According to tax experts and people familiar with the Murdoch family trusts, the Murdoch family could end up owing more than $4 billion in taxes if the Fox assets are sold in an all-cash deal to Comcast or another buyer.
That could be the largest check ever written to the IRS, tax experts say. And it could create conflicting interests between the Murdoch family and Fox's broader shareholder base. If Twenty-First Century Fox does an all-stock deal with Disney, the deal would be tax-free — which makes it more attractive to the Murdochs but less appealing to the broader shareholders, who wouldn't have a penalty in a cash deal.
Fox shareholder and activist investor Chris Hohn warned in a letter that "the personal tax position of the Murdoch family must be an irrelevant consideration for the board, in order for the board to comply with their fiduciary duties."
Patriarch Rupert Murdoch and the board have said repeatedly that they will act "in the interests of all shareholders." The company declined comment on the Murdoch Family Trusts or its tax strategies, since they are separate entities.
No one knows exactly how much the Murdochs would owe since their trusts and personal financials are not disclosed. But tax experts say they see no conventional tax strategy for Murdoch to avoid a 10-figure tax bill if the deal is done with cash.
"Unfortunately for Murdoch, there is no easy way around that tax bill if it includes cash," said Robert Willens of Robert Willens LLC, a leading tax adviser to the wealthy. "A $4 billion check ... I can't think of anyone who's ever had to write a check like that."
Of course, every tax situation is different. And the Murdochs could find loopholes that get around some aspects of the taxes. But based on current tax law, tax experts say if a cash deal is approved, the Murdochs might have to hand over more than a third of the proceeds to the government.
Based on some basic assumptions, here is how the taxes might work for the Murdochs.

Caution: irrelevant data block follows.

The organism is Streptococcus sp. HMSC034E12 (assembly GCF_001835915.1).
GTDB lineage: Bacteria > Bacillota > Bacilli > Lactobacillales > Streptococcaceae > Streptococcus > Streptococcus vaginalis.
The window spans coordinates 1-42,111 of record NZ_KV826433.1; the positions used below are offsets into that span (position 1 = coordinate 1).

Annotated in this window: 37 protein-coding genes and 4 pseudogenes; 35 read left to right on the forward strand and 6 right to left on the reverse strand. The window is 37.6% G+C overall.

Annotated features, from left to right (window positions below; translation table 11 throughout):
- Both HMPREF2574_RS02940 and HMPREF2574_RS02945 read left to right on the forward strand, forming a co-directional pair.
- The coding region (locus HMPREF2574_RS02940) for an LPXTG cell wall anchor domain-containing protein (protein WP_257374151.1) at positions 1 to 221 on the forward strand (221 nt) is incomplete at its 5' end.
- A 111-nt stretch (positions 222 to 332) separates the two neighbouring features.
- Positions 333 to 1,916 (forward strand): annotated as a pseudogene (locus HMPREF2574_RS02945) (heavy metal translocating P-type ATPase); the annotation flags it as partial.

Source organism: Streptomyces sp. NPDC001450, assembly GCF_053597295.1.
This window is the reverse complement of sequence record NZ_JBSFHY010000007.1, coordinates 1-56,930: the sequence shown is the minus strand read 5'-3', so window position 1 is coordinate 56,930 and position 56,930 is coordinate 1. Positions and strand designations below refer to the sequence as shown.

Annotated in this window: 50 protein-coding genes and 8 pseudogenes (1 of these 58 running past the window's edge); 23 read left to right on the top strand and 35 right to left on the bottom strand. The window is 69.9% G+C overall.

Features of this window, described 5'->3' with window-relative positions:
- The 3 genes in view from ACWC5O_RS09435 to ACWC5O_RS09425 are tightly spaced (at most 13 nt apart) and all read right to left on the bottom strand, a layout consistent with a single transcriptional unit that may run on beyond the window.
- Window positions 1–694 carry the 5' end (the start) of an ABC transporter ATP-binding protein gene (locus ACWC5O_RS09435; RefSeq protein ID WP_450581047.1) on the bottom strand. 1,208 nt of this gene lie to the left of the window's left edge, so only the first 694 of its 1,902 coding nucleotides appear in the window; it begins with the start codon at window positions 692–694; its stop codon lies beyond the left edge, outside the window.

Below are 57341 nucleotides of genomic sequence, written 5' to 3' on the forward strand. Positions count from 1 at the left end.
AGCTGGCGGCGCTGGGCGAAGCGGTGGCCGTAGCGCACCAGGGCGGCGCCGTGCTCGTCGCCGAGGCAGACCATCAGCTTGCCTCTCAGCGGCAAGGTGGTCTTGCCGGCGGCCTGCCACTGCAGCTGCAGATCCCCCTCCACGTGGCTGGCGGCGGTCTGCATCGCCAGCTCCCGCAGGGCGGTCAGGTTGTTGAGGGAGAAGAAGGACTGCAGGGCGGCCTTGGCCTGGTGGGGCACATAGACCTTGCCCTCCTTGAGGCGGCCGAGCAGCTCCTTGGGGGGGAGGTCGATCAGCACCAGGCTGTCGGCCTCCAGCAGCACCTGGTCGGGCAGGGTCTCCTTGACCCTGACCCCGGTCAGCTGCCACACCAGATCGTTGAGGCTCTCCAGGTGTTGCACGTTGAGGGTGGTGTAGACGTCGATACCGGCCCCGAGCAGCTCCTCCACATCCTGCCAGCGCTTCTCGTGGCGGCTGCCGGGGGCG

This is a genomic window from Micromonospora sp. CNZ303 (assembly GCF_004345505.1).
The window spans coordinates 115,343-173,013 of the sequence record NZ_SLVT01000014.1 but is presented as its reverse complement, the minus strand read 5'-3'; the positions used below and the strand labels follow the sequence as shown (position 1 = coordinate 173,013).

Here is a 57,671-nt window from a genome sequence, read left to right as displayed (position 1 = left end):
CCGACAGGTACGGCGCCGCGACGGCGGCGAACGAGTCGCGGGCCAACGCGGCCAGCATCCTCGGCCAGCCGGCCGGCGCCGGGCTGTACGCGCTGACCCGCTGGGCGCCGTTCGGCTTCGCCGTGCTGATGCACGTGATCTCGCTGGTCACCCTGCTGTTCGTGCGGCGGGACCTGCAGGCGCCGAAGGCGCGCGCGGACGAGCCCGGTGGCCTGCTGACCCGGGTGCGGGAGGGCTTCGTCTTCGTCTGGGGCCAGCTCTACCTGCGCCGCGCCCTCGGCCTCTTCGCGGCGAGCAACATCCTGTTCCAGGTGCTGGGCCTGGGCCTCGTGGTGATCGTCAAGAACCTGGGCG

If Comcast buys the Fox assets for $65 billion in cash, Murdoch's 17 percent share of the company would translate into a cash windfall of about $11 billion. That amount is subject to a capital gains tax.
The basis for most of those shares is probably low or next to nothing, since Murdoch built the company. Murdoch has gifted some shares to his children and their trusts over the years, and those shares would have a higher cost basis. But the vast majority of the shares are still controlled by Rupert Murdoch, with a low or next-to-zero cost basis, or purchase price.
If the entire amount were subject to a federal capital gains tax of 23.8 percent, he would owe $2.6 billion.
But Murdoch and several members of his family live in New York City. New York state and New York City assess capital gains at the same rate as ordinary income. So on top of the $2.6 billion, he and his family would owe an additional 12.7 percent — or about $1.4 billion. (Which by the way, he won't be able to deduct from his federal taxes starting this year because of the new tax law.)
So the federal, state and city taxes for Murdoch would total around $4 billion on a $65 billion cash deal.
There's more. If the deal is done with cash, tax law would require Murdoch (and other shareholders) to pay a tax on the spinoff company that would be created to hold the remaining assets of 21st Century Fox. That company, being called "New Fox" would include Fox News and Fox Broadcasting. The Murdochs would be required to pay a dividend tax on the value of that spinoff if the deal is done in cash.
Assuming the spinoff is valued at about $10 billion, the Murdochs would have to pay the federal dividend tax rate of 23.8 percent as well as state and city income tax. So their total tax bill on the spinoff could be an additional $3 billion.
That means the Murdochs' total tax bill of an all-cash deal as it's proposed could be $7 billion.
If Fox decides to sell to Disney (or any other company) in an all-stock deal, neither the capital gain nor the divided tax would apply, experts said. So the Murdoch family wouldn't owe additional taxes.
"There is a reason Murdoch structured the deal the way they did with Disney," Willens said.
But in a quirk of deal law and tax rules, the dividend would also apply to the Disney deal if Disney decided to add cash to the terms. Typically, a deal is only tax-free if it is done entirely with stock. Even a small cash sweetener would trigger the dividend tax.
So if Disney decided to increase its deal with cash, the Murdochs (and the other shareholders) would have to pay the dividend tax.
There are other reasons Murdoch may prefer Disney stock over cash — especially if he thinks Disney stock will rise significantly over time and that Disney will be the best steward of the assets.
But a $4 billion to $7 billion payment to the IRS is hard to ignore — even for a man as rich as Rupert Murdoch.
Disclosure: Comcast is the parent company of NBCUniversal and CNBC.